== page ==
Nokia wins Apple iPhone patent case


Nokia has won a landmark case against Apple for using technologies patented by the Finnish phone giant in its iPhone. The victory is the result of Apple settling a patent dispute, which began in October 2009 and led to more than 40 claims and counter-actions. Nokia sued Apple in the United States, arguing the iPhone-maker was getting a "free ride" on technologies patented by Nokia. The terms of the deal have remain confidential but Nokia has said its second-quarter earnings will be boosted by the agreement to settle all litigation.


According to a report in the Globe and Mail, Nokia is now understood to be receiving up to 2% of iPhone revenues - estimated at around £26bn this year.

It is believed it involves a one-off payment plus future royalties and its share price has been boosted as a result.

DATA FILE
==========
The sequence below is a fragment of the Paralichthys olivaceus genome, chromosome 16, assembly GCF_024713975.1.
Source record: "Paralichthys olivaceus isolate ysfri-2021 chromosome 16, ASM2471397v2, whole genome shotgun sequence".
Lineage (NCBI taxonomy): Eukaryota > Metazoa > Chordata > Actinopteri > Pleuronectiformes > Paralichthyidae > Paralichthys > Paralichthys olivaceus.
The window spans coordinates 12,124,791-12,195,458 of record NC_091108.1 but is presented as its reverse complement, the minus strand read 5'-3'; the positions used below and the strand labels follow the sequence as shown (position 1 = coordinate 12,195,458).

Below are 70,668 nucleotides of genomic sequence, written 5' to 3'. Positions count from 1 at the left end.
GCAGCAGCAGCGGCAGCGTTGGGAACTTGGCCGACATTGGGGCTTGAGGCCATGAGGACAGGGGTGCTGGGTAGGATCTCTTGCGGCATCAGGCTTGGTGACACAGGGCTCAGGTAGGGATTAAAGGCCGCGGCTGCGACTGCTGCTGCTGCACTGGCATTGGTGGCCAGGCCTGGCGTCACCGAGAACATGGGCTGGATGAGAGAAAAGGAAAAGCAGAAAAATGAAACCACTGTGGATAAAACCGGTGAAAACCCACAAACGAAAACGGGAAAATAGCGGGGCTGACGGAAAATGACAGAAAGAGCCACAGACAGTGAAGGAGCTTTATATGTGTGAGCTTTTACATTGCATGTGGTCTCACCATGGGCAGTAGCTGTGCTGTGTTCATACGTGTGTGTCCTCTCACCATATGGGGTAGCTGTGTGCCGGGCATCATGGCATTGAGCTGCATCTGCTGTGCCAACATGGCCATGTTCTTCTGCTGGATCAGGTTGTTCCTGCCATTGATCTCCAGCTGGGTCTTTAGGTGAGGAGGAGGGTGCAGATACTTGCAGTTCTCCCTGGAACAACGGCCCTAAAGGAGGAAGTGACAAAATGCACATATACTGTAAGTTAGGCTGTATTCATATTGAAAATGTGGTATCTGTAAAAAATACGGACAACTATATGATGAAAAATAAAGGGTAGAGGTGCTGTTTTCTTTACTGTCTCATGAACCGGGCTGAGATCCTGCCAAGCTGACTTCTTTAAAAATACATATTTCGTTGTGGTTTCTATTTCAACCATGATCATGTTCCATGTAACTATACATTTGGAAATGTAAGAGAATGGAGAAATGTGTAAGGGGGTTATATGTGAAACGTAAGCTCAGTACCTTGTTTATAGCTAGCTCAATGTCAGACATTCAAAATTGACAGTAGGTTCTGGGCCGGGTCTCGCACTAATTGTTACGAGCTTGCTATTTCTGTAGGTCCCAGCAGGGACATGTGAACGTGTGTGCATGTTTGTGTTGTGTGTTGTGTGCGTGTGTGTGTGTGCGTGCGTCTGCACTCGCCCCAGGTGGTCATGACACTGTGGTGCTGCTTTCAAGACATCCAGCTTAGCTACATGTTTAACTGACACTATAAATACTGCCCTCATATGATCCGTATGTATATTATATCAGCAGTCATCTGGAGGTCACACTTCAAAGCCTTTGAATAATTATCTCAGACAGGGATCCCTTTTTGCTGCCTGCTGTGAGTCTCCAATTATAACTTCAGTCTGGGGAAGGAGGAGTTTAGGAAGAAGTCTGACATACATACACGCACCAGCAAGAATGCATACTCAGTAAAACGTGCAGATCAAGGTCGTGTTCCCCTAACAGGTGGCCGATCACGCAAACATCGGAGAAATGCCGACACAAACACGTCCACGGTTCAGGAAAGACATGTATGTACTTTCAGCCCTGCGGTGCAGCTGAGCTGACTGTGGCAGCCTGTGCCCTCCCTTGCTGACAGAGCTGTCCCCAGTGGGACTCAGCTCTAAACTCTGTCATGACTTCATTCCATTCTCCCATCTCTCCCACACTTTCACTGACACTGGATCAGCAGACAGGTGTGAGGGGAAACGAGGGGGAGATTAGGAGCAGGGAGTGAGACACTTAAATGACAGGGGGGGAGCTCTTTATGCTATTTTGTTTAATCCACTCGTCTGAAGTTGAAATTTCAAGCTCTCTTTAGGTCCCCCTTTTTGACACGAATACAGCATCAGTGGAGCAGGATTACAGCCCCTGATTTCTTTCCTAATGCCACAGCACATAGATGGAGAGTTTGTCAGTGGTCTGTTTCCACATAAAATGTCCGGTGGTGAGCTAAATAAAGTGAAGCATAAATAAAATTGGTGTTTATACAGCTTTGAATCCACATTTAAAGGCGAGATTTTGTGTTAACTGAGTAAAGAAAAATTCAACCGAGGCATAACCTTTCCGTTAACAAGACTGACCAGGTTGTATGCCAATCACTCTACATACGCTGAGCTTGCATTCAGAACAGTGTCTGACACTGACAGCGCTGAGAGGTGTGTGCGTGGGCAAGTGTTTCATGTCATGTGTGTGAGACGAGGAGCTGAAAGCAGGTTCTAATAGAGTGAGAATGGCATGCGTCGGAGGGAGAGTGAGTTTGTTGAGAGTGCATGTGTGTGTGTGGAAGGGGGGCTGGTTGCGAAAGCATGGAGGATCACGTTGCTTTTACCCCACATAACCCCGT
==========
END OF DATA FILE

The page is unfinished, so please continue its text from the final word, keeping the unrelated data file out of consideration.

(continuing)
Nokia is forecast will lose its market lead over Apple later this year.

An Apple spokesman said "We're glad to put this behind us and get back to focusing on our respective businesses."

The result of the case may encourage Nokia to chase other market competitors in similar actions. It has said it will be more aggressive in its patenting in future.

"This settlement.... enables us to focus on further licensing opportunities in the mobile communications market," CEO Stephen Elop said in a statement. "We are very pleased to have Apple join the growing number of Nokia licensees... This settlement demonstrates Nokia's industry leading patent portfolio."

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